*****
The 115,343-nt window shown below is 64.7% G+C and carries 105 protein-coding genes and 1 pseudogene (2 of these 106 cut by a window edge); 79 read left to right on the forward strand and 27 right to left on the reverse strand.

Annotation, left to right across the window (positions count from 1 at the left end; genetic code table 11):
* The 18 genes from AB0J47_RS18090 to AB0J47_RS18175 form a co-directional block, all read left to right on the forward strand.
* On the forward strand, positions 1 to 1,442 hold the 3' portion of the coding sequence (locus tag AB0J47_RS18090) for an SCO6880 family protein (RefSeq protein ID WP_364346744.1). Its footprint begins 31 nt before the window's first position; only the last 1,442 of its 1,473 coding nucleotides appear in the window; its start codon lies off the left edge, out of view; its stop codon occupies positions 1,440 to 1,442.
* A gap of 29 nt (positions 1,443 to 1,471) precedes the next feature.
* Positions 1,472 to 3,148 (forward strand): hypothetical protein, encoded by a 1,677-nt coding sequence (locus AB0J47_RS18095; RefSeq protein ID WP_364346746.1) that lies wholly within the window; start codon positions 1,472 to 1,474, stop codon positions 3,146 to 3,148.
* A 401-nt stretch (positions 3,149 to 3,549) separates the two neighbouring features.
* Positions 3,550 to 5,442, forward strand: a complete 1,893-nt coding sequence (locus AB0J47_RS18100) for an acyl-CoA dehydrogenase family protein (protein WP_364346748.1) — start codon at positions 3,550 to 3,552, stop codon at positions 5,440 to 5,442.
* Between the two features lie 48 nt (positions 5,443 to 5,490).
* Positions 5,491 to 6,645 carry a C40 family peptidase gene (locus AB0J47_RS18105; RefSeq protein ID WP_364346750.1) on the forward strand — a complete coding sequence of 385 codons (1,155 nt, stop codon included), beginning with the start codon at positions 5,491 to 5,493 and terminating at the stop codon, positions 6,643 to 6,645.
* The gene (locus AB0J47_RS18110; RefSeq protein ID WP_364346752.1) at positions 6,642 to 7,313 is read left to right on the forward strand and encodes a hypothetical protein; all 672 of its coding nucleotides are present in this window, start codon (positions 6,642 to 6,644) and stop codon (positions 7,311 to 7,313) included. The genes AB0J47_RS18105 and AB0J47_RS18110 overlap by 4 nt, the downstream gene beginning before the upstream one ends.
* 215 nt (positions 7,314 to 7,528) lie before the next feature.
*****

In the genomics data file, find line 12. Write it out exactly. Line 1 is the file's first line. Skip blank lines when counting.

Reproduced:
* 215 nt (positions 7,314 to 7,528) lie before the next feature.